On the drive home Wednesday afternoon after a morning of hiking with friends in William Bankhead National Forest, I happened upon a derelict barbecue joint, which, like so many beauty shops with diverting names (Hair 911, Me and Mrs. Jones, the Hairport), merited a second look.
There under a lean-to roof attached to the remains of what was, as the sign atop the building declares, “Butt Hutt BBQ” sat a man amid tables piled with produce.
Meet Rayburn Reeves, who is 85, looks to be 70 and exudes the vitality of a 40-year-old. Reeves was wearing a fuchsia polo shirt and a chain around his neck bearing a jeweled cross the size of a small fist.
We were in the Crossville community just inside Lamar County on Alabama 18 between Fayette and Columbus.
Reeves said he closed the Hutt a few years back to take care of his third wife who died in 2020 with COPD.
As I pulled in, he was bagging three large tomatoes for a repeat customer. Also available were new potatoes, onions, peppers, jars of canned tomatoes, pepper sauce and salsa made by Reeves and a bookshelf laden with Marshall pottery he’s collected over the years.
A chicken named Rooster Cogburn and two half mountain-cur, half blue heeler dogs, Cookie and Muffin, cavorted underfoot.
“I grew up in Bartahatchie plowing a mule, picking cotton by hand and starting fires in an old fireplace with pine knots,” Reeves said, by way of introduction.
In addition to his rural childhood working on the farm, Reeves served in the Army as the Vietnam conflict was ramping up; ran for and served two terms as justice court judge in Hamilton, Mississippi; serviced HVAC systems for Dill and Norris; drove an 18-wheeler long haul for 30 years; became a barbecue impresario in 2014 and is now a roadside vendor.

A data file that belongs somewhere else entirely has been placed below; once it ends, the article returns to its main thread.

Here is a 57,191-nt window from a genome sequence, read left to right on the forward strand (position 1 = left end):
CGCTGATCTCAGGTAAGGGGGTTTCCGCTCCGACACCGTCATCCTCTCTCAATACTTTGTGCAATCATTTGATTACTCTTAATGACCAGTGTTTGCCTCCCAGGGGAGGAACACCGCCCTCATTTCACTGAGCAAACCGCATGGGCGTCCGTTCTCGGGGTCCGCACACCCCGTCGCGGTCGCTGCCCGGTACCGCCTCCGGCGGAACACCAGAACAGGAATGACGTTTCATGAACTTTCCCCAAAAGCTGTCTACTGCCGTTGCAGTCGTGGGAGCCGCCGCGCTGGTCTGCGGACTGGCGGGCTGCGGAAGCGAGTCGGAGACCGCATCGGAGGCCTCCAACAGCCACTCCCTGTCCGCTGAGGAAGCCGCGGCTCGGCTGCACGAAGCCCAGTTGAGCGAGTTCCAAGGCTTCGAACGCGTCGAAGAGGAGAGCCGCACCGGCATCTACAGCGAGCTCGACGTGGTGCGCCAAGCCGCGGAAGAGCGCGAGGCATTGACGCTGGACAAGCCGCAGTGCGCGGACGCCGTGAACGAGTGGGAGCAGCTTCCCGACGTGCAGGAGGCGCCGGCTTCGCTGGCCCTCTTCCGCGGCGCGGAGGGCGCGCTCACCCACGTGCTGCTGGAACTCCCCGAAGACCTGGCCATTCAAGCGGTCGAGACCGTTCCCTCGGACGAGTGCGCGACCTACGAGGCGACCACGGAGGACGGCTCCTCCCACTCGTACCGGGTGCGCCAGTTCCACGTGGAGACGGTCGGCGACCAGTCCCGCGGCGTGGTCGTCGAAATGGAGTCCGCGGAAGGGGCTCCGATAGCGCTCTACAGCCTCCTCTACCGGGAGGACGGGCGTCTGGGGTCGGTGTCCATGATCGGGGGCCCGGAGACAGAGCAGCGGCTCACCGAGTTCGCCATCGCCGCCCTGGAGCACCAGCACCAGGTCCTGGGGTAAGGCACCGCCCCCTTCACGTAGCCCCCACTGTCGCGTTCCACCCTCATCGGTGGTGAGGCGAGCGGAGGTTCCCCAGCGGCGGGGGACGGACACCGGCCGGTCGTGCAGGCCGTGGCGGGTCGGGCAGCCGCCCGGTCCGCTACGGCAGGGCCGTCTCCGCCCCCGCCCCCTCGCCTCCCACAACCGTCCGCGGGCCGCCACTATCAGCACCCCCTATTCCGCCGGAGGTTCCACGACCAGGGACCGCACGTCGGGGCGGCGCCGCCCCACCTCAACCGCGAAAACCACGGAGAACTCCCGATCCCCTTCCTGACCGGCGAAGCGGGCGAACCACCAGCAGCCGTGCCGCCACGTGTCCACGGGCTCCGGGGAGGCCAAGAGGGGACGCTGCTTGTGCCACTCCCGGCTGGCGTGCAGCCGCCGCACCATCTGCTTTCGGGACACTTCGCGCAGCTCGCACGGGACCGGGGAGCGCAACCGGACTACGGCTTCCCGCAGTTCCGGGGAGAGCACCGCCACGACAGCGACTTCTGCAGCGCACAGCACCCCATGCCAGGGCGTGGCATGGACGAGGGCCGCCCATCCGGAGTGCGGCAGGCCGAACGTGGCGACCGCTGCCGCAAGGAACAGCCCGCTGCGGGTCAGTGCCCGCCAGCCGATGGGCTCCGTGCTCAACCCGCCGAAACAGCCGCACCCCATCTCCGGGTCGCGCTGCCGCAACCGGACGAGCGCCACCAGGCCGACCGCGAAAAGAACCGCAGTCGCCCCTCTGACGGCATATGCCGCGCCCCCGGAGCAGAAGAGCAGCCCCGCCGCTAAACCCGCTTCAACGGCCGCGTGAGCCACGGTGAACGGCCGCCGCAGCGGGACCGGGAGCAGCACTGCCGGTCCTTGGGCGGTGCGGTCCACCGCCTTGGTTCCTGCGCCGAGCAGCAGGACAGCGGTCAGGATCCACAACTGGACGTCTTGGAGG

He describes a childhood rich with experience that would be unrecognizable today.
“In 1951 Daddy sold all the mules and got a tractor,” said Reeves. “I begged him not to sell ol’ Tom. I had some money saved. I said I would take care of him and feed him.”
Reeves’ pleas were in vain. Ol’ Tom met the same fate as the other mules.
“I went down in the woods and cried and cried,” he said.
Once, wanting to emulate their uncles’ colorful language, Reeves and his five brothers built a podium where they would stand and take turns practicing their cussin’.
That lasted long enough for mother to get a branch off the peach tree and end the cussin’ practice, once and for all.
Reeves dropped out of high school in the 10th grade and in 1959 joined the Army.
As it often does, the military greatly expanded Reeves’ world view.
Before the military he thought his uncles were as wise as sages, that “the world ended in Tupelo.”
“How can you be so ignorant,” he remembers thinking about those same uncles after his military service.
Reeves returned to Monroe County and in 1964 was elected justice court judge in Hamilton. He was 23.
“I beat five good men,” he said.
“Success in politics is being able to talk to someone one-on-one,” he says.“If I saw a man picking cotton, I’d stop and help him pick cotton.”
He served two terms and got out of politics, he says, because he didn’t like fining his friends for DUIs.
He says the formula for success selling produce is no different from politics.
“They are shopping with you because they like your personality,” Reeves said.
He says he became a produce vendor just to have something to do and because he was “too old to get a job.”
“It kinda grows on you,” he says about his latest venture. “It gets in your blood.
“If I didn’t love it, I wouldn’t have gotten up at 2 this morning and drove to (the farmers’ market in) Birmingham.”
I picked up a tomato as I readied to go. “Take a couple of those with you,” he said
Birney Imes (firstname.lastname@example.org) is the former publisher of The Dispatch.
Birney Imes III is the immediate past publisher of The Dispatch.
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